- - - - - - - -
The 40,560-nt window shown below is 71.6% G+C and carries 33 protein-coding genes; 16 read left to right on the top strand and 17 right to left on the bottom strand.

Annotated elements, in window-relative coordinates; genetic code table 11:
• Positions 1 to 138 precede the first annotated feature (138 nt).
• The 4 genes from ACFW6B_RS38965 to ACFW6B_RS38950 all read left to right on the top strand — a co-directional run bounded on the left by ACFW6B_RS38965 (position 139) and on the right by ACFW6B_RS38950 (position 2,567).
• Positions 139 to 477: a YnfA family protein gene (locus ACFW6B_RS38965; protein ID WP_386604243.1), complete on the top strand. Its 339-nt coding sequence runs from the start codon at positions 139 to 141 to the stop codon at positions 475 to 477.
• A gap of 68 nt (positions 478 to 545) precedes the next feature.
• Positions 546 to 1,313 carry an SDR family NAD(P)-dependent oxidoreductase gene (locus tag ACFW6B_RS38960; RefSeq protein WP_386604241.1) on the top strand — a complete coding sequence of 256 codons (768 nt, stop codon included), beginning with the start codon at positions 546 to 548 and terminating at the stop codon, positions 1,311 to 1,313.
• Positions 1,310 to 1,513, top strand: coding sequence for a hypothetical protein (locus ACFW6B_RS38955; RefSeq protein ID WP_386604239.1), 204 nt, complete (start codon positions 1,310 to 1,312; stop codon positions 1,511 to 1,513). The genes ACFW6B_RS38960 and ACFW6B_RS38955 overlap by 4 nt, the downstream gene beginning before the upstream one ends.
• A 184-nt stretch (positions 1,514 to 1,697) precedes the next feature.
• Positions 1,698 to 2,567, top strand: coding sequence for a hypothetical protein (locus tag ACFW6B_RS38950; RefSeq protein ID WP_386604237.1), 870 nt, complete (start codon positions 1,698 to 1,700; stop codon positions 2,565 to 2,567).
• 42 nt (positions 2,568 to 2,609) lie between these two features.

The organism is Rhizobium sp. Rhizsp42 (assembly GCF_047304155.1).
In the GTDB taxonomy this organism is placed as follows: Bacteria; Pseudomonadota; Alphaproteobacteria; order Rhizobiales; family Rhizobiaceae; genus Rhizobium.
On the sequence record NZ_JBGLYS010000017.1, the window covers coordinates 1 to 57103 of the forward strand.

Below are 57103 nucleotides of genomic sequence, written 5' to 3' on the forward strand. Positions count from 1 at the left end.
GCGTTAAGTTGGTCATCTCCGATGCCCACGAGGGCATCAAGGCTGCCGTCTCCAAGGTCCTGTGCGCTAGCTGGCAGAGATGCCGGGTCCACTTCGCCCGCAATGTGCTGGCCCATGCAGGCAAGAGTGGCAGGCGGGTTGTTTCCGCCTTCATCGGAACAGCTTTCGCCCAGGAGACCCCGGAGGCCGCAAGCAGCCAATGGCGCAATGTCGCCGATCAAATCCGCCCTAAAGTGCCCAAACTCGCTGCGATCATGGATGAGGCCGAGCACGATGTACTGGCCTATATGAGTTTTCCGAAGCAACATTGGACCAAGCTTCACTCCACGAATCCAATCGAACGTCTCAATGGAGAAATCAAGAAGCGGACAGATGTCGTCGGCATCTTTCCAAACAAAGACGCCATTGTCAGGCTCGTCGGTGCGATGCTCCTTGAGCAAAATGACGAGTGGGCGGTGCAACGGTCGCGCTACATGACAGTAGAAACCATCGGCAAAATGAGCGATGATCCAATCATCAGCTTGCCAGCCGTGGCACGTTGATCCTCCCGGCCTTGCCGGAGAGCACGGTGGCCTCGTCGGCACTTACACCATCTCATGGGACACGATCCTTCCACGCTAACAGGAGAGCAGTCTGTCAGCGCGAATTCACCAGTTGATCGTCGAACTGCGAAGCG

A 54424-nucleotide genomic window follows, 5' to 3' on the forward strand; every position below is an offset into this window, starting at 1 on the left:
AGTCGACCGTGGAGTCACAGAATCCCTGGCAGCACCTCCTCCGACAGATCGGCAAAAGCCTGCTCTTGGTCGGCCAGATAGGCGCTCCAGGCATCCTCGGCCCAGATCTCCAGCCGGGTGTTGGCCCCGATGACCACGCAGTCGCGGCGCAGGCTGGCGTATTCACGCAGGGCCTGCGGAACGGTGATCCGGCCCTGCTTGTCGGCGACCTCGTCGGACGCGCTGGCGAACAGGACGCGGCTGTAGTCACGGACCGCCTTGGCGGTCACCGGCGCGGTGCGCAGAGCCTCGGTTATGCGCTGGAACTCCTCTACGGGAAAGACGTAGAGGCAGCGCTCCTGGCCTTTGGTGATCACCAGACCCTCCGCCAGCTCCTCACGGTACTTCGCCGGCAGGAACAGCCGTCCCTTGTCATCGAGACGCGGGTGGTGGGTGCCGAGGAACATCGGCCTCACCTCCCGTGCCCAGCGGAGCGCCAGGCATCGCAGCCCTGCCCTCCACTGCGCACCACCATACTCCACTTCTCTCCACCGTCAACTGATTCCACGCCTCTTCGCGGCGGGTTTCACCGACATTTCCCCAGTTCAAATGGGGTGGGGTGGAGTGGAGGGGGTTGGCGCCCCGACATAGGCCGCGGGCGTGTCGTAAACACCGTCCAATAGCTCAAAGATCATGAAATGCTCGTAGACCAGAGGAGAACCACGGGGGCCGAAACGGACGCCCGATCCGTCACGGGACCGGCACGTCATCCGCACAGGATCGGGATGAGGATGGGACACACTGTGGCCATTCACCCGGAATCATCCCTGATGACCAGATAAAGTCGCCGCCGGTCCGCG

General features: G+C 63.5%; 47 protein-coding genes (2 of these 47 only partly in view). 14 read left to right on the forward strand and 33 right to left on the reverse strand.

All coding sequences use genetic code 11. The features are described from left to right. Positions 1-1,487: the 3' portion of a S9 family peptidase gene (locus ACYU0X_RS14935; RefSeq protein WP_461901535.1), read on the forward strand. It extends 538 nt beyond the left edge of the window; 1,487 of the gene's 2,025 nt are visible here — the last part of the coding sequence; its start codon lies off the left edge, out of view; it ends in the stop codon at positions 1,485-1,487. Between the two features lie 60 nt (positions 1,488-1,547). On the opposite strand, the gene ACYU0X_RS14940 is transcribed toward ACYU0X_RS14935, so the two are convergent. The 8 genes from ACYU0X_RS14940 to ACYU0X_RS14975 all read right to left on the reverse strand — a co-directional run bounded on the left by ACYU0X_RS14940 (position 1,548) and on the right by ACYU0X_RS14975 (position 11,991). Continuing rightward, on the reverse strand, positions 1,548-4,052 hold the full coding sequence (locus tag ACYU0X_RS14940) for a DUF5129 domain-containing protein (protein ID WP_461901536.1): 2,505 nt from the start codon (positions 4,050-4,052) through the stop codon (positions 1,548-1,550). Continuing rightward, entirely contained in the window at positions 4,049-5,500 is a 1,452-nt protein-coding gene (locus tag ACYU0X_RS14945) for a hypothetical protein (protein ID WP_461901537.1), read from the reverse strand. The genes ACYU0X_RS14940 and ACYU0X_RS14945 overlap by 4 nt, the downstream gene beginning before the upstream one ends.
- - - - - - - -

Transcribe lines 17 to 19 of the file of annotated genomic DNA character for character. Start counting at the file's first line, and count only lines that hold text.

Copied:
A 54424-nucleotide genomic window follows, 5' to 3' on the forward strand; every position below is an offset into this window, starting at 1 on the left:
AGTCGACCGTGGAGTCACAGAATCCCTGGCAGCACCTCCTCCGACAGATCGGCAAAAGCCTGCTCTTGGTCGGCCAGATAGGCGCTCCAGGCATCCTCGGCCCAGATCTCCAGCCGGGTGTTGGCCCCGATGACCACGCAGTCGCGGCGCAGGCTGGCGTATTCACGCAGGGCCTGCGGAACGGTGATCCGGCCCTGCTTGTCGGCGACCTCGTCGGACGCGCTGGCGAACAGGACGCGGCTGTAGTCACGGACCGCCTTGGCGGTCACCGGCGCGGTGCGCAGAGCCTCGGTTATGCGCTGGAACTCCTCTACGGGAAAGACGTAGAGGCAGCGCTCCTGGCCTTTGGTGATCACCAGACCCTCCGCCAGCTCCTCACGGTACTTCGCCGGCAGGAACAGCCGTCCCTTGTCATCGAGACGCGGGTGGTGGGTGCCGAGGAACATCGGCCTCACCTCCCGTGCCCAGCGGAGCGCCAGGCATCGCAGCCCTGCCCTCCACTGCGCACCACCATACTCCACTTCTCTCCACCGTCAACTGATTCCACGCCTCTTCGCGGCGGGTTTCACCGACATTTCCCCAGTTCAAATGGGGTGGGGTGGAGTGGAGGGGGTTGGCGCCCCGACATAGGCCGCGGGCGTGTCGTAAACACCGTCCAATAGCTCAAAGATCATGAAATGCTCGTAGACCAGAGGAGAACCACGGGGGCCGAAACGGACGCCCGATCCGTCACGGGACCGGCACGTCATCCGCACAGGATCGGGATGAGGATGGGACACACTGTGGCCATTCACCCGGAATCATCCCTGATGACCAGATAAAGTCGCCGCCGGTCCGCG

General features: G+C 63.5%; 47 protein-coding genes (2 of these 47 only partly in view). 14 read left to right on the forward strand and 33 right to left on the reverse strand.